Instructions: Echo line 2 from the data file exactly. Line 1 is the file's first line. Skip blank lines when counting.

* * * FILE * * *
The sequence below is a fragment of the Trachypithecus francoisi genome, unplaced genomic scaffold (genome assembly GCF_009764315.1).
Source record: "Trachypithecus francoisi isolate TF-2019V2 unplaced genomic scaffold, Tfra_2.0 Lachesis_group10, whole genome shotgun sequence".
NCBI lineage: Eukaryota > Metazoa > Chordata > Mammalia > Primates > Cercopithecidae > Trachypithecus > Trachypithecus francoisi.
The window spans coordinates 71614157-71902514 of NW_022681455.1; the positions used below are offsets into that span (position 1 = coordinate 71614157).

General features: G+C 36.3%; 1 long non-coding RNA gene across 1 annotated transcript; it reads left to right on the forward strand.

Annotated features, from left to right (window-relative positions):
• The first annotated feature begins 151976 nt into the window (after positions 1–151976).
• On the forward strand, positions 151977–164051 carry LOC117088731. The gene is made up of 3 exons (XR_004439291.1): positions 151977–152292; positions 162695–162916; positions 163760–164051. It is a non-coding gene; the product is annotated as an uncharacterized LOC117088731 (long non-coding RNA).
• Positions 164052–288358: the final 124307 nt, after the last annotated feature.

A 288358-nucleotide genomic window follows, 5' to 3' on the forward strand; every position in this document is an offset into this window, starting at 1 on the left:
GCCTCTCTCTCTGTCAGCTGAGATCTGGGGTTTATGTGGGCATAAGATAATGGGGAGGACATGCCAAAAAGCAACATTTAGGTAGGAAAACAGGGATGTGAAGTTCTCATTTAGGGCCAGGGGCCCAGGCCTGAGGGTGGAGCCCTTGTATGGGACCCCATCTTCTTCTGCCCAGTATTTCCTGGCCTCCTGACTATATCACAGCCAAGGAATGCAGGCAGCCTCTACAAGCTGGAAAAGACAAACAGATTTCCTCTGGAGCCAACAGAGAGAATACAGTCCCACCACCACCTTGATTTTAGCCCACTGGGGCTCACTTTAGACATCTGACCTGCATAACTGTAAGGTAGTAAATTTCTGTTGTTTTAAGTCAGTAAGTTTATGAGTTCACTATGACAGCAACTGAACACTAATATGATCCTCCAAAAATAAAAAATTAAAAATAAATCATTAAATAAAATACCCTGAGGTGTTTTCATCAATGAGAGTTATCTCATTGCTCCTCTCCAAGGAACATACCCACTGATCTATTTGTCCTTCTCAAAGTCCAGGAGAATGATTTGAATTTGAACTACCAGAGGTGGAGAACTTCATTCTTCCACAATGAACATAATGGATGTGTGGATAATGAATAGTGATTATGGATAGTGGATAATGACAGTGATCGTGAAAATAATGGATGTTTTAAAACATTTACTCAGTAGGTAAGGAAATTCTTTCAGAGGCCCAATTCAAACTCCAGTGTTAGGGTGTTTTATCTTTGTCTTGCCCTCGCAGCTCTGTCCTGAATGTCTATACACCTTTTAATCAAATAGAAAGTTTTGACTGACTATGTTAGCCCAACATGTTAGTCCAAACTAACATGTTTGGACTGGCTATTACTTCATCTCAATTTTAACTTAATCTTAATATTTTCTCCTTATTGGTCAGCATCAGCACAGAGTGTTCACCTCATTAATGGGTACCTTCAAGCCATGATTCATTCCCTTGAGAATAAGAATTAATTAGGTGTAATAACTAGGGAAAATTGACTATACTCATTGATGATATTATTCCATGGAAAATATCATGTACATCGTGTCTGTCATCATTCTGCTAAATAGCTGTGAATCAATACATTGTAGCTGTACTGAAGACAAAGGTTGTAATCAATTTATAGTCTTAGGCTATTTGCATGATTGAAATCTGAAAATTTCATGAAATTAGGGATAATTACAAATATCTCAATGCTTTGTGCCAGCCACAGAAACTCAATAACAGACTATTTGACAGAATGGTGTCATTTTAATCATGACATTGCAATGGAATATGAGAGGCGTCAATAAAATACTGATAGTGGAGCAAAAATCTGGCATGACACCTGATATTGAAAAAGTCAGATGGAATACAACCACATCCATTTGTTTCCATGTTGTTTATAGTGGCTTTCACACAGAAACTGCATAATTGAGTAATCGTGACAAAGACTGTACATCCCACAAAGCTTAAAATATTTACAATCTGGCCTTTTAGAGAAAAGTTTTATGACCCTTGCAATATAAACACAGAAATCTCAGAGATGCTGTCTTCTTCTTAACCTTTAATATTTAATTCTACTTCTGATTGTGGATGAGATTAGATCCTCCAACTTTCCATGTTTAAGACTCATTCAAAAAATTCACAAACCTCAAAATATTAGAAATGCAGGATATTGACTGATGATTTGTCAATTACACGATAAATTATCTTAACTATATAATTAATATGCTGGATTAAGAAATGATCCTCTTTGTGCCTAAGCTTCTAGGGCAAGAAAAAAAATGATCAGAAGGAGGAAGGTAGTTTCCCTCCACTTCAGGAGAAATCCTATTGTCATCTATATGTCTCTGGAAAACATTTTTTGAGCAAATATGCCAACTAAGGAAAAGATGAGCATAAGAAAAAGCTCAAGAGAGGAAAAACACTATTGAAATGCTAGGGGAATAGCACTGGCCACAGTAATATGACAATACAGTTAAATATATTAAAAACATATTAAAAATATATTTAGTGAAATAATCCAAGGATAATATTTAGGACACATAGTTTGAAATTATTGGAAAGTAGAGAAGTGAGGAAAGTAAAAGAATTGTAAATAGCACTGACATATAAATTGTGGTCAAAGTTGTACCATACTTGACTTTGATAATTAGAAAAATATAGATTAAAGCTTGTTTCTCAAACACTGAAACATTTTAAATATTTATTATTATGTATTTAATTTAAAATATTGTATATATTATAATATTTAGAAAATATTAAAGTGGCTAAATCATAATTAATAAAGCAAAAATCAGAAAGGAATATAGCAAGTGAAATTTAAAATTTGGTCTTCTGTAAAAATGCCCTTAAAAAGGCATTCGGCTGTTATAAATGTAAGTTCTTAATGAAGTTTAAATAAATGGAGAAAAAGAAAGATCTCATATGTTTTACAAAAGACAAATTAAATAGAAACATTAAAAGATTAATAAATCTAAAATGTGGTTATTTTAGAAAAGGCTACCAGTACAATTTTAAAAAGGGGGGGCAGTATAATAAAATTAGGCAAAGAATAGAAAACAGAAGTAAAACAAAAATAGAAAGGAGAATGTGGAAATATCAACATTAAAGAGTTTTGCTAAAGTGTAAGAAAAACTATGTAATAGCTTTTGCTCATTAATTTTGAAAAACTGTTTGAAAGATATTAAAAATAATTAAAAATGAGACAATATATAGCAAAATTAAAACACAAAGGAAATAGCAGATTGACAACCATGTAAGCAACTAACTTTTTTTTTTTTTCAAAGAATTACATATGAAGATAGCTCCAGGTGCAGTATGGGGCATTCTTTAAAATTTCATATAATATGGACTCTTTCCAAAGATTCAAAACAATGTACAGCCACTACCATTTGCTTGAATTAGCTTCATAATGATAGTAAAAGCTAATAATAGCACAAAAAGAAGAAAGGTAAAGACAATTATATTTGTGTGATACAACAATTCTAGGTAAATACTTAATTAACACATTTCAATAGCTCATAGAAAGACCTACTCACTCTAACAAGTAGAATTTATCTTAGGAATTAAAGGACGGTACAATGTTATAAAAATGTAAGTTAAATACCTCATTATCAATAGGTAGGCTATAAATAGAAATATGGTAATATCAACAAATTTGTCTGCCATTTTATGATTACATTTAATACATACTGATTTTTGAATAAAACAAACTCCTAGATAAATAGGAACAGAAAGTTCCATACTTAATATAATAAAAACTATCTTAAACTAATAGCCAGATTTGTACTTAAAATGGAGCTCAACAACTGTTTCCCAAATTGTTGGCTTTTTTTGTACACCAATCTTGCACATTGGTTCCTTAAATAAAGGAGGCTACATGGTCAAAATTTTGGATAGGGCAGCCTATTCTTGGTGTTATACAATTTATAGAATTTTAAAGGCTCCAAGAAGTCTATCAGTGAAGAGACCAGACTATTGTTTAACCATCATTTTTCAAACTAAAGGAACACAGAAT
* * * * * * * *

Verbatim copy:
Source record: "Trachypithecus francoisi isolate TF-2019V2 unplaced genomic scaffold, Tfra_2.0 Lachesis_group10, whole genome shotgun sequence".